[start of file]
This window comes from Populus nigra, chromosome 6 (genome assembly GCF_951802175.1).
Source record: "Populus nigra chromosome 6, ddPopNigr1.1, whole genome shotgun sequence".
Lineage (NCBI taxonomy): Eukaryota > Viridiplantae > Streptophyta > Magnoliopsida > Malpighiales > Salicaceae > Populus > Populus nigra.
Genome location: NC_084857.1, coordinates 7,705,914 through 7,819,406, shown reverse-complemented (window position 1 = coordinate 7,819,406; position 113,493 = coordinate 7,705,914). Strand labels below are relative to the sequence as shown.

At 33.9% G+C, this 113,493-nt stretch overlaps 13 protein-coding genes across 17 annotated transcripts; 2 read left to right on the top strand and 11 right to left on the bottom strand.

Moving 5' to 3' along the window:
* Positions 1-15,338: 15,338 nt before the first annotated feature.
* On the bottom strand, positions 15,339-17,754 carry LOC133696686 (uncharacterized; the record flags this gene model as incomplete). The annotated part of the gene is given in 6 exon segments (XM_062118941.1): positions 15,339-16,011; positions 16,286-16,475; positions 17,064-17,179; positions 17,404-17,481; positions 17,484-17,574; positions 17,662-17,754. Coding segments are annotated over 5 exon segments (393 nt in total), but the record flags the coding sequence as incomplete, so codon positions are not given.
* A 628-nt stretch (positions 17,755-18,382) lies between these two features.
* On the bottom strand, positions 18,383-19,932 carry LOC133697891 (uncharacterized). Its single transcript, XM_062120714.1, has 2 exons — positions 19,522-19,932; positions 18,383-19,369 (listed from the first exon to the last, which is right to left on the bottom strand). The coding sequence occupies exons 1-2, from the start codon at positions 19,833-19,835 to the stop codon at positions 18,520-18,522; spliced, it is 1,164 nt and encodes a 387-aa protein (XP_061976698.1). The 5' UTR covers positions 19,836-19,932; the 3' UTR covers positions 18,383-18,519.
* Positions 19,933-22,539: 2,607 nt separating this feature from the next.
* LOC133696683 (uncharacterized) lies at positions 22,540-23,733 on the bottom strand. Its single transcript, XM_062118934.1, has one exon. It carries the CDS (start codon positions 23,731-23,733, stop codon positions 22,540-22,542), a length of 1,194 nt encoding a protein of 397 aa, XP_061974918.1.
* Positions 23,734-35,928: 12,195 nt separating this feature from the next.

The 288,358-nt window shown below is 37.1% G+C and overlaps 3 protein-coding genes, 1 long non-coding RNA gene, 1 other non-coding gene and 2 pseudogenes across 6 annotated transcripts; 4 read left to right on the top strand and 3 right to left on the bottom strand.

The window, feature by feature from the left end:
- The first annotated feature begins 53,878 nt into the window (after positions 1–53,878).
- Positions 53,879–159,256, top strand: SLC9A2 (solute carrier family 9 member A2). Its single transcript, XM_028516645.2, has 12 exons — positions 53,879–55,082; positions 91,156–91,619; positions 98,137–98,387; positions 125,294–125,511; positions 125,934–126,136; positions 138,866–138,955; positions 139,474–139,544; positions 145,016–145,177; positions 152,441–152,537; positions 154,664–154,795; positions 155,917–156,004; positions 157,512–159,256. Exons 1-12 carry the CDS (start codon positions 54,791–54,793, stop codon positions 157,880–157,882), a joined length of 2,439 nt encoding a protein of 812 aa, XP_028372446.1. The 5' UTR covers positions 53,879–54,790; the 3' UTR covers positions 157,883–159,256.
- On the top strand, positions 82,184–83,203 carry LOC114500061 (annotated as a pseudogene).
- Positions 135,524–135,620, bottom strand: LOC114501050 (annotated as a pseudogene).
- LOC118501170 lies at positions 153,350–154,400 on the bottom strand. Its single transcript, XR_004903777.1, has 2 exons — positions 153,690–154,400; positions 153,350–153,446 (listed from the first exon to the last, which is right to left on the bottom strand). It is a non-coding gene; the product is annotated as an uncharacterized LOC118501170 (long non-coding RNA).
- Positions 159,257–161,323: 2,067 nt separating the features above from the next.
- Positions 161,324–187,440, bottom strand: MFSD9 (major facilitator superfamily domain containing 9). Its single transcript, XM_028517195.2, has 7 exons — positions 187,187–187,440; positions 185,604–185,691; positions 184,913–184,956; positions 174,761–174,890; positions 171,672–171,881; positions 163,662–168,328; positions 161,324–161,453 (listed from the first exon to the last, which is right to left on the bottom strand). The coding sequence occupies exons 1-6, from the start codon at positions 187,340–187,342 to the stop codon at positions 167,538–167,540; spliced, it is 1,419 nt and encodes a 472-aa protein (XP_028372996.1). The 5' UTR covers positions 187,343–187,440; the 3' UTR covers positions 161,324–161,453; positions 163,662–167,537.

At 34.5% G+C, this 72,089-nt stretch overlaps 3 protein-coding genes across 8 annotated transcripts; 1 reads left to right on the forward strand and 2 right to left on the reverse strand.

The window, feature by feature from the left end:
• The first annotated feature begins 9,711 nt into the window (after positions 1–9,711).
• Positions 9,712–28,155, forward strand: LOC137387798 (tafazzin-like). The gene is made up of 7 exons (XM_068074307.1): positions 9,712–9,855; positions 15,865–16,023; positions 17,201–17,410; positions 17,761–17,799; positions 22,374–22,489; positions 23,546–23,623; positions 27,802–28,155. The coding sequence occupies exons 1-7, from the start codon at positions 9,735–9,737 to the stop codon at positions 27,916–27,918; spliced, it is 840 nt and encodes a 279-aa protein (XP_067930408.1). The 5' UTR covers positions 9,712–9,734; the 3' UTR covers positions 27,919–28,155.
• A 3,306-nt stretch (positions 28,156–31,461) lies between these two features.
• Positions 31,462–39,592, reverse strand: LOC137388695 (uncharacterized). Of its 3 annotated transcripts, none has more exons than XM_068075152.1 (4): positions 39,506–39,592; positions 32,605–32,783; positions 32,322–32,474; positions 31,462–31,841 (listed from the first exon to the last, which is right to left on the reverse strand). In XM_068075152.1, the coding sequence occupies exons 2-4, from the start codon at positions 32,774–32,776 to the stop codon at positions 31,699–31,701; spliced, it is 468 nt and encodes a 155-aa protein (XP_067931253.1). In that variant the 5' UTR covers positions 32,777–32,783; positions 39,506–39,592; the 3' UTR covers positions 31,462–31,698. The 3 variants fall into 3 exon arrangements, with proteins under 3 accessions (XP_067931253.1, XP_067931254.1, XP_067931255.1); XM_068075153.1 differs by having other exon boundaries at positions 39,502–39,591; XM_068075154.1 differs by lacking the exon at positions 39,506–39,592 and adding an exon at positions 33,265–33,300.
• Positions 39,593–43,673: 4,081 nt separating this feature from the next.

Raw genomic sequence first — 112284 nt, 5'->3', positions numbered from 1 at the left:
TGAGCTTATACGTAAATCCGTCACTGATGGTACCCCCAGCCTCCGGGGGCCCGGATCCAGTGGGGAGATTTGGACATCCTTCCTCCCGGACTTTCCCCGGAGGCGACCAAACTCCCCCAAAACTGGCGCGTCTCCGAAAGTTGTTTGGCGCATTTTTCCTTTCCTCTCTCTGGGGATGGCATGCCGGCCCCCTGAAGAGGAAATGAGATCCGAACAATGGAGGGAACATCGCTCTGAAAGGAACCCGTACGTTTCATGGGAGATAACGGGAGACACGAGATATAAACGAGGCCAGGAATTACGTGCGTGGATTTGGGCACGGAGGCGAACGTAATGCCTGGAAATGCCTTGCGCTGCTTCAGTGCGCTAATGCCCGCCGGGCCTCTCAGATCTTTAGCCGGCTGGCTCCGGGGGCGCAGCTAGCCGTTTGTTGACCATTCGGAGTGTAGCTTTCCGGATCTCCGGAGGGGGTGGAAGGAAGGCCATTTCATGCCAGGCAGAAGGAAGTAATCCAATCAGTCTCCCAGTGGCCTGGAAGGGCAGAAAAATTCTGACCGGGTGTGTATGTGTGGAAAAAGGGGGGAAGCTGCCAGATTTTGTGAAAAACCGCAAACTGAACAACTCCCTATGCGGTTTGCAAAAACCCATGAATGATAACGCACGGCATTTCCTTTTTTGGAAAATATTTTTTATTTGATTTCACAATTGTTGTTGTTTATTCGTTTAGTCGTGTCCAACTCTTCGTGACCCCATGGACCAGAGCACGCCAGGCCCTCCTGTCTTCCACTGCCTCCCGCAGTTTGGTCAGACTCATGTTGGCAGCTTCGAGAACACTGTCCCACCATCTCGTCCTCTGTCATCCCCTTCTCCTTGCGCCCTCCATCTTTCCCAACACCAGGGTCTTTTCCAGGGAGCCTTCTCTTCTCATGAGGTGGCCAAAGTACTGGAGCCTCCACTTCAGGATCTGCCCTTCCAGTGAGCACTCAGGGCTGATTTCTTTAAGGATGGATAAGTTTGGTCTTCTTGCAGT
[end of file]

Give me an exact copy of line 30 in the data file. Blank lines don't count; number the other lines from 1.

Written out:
Raw genomic sequence first — 112284 nt, 5'->3', positions numbered from 1 at the left: